In a truly professional free market, you would expect only a slight preference for players to play for their home franchise due to fringe benefits such as proximity to family, geographic familiarity, club loyalty, moving costs, etc. The rest would be split more or less evenly.
In reality we see almost the opposite. More than 50% of all Queenslanders, New South Welshmen, Territorians, and Victorians in Australian Super Rugby play for their home franchise. Approximately 75% of the squads of the 2 home provinces are made up of players from that province.
What this indicates to me is that Australian Super Rugby franchises are not very good at identifying talent and convincing them to relocate. 6/8 of the most recent Super Rugby titles have gone to teams with at least 50% of players from regions other than their own. I wouldn’t say that there is a clear correlation but the obvious fact is that, all else being equal, a team with the best players from the country is going to beat a team with the best players from their state 9 times out of 10.
Franchises like the Highlanders and the Brumbies have no choice but to poach talent from other states in order to stay competitive due to the small region that they represent, but this shouldn’t preclude other franchises from doing the same. The Reds in particular have not only the highest number of players from their own region in their squad, but their ranks are rounded out with twice as many foreign players as non-QLDer Australians. I am not sure if anyone at the Reds is observing Shute Shield games and trying to sign the top talent there, but they certainly should be.
There is an urgency to this need. Top European clubs have eyes for Australian talent, and it is well-documented that many Australians are now playing in the top British and French tournaments. Even closer to home, talent has been let slip to the Kiwis who have been sending them back our way with Super Rugby trophies in hand. Players like Pete Samu and Michael Alaalatoa featured prominently in the Shute Shield and were recognised for their ability by the Crusaders, and for as long as this continues to happen we can continue to say that Australian rugby is doing a poor job at recognising the talent within its own borders.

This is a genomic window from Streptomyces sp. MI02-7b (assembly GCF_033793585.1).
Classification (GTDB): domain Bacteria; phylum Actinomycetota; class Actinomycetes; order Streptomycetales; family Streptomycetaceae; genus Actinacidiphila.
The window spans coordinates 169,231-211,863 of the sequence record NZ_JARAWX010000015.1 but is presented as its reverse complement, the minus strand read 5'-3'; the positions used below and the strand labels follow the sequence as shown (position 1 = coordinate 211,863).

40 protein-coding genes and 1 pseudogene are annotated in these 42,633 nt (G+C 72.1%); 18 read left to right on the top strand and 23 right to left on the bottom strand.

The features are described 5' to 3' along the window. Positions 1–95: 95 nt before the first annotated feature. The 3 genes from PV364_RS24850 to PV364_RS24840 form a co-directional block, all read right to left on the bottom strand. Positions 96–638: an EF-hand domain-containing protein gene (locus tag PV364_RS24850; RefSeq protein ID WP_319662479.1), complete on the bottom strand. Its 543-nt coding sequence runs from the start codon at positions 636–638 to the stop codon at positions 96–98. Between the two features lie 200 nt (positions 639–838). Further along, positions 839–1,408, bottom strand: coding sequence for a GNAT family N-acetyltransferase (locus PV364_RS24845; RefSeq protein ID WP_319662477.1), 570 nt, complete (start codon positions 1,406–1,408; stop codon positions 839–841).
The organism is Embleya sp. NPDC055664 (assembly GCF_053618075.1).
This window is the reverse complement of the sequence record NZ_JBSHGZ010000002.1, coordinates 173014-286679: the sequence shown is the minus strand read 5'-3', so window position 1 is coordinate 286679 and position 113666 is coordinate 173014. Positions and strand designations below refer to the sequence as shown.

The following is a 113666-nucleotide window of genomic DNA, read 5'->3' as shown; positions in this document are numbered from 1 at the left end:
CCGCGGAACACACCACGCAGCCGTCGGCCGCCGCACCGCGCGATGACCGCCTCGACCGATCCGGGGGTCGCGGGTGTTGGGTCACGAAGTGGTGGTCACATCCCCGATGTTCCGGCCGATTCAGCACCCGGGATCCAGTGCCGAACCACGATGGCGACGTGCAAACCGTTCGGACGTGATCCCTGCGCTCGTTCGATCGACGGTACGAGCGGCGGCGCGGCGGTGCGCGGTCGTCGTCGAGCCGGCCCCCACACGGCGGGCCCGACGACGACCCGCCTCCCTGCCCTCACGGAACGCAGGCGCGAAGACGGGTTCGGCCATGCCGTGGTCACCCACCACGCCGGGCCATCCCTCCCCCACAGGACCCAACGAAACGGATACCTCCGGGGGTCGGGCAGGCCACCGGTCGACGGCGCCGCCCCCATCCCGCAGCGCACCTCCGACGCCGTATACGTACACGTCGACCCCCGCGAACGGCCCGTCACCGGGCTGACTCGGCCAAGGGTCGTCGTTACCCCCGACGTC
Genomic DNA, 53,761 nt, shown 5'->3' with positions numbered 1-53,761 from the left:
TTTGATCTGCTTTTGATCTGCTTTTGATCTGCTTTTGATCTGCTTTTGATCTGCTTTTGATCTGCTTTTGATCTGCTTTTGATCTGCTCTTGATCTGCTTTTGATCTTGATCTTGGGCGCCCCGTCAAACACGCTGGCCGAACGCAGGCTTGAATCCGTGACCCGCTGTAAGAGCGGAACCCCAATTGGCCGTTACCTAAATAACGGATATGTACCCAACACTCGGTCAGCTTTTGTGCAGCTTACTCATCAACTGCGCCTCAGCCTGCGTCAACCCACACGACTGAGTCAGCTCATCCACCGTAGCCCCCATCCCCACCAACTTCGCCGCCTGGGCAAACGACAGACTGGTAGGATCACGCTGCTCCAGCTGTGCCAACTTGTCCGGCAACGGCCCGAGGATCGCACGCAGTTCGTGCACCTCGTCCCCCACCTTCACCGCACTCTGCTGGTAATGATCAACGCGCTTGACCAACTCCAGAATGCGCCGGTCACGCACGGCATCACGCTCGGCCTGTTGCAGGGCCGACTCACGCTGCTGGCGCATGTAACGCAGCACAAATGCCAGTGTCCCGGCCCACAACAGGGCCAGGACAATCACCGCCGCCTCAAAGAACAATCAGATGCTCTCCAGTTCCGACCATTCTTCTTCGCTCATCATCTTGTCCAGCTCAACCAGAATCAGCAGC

Perhaps an even more worrying observation to be made is that much of the young talent that is signed is then hoarded and underutilised. Queensland flyhalf Mack Mason was signed by the Waratahs despite having Bernard Foley and Kurtley Beale on their roster. He has received only 2 caps from the bench in over 2 years. His Churchie teammate Kalyn Ponga and switched to NRL and plays 80 minutes every week, albeit in a different code. And who can blame him? If Ponga had stuck with Union he’d probably be running water out to Bernard Foley every week.
Similarly in Queensland, Sam Greene’s Premier Rugby form forced his signing by the Reds. He was the competition’s leading point-scorer in 2013 with 212 points and broke Elton Flatley’s single-game point-scoring record in 2015 with 33 points. Just like Mason, Greene was repeatedly relegated to the bench or the wider squad in favour of Jake McIntyre, who struggled with the Super Rugby standard of play before eventually departing for France. Greene never got his chance and also left Australia, this time for Japan.
The Reds have since tried forcing Hamish Stewart into the playmaker role where he has never looked comfortable. Coach Brad Thorn seems to recognise this and continually has him share duties with Bryce Hegarty and previously Jono Lance, but a simpler solution is to simply identify, select, and play the best talent in the first place. Interestingly, both McIntyre and Stewart were rushed to Super Rugby straight from schoolboy/u20’s rugby with very little club rugby under their belts. Age-grouped rugby is a different beast from the adult game, and not everyone makes the transition successfully. It’s likely that a few more seasons in club rugby would have done McIntyre and Stewart some good, and in the meantime any of the current top flyhalves from Premier Rugby or the Shute Shield could probably have done a better job.
In short, the Australian Super Rugby franchises are doing a poor job of identifying talent from only two genuine feeder pools in the country. More than 20 years after the advent of professionalism, teams still prefer players from their own neck of the woods. Franchises will still sign and play untested schoolboys while hoarding and underusing skilled club players. Though this also signals the death knell of player tribalism, the professional era requires clubs to take advantage of the free market of players by competing to properly identify and sign adult talent. If Australian clubs don’t start doing this soon, they will struggle to compete with the New Zealand free market despite being able to draw from a much larger pool of adult players.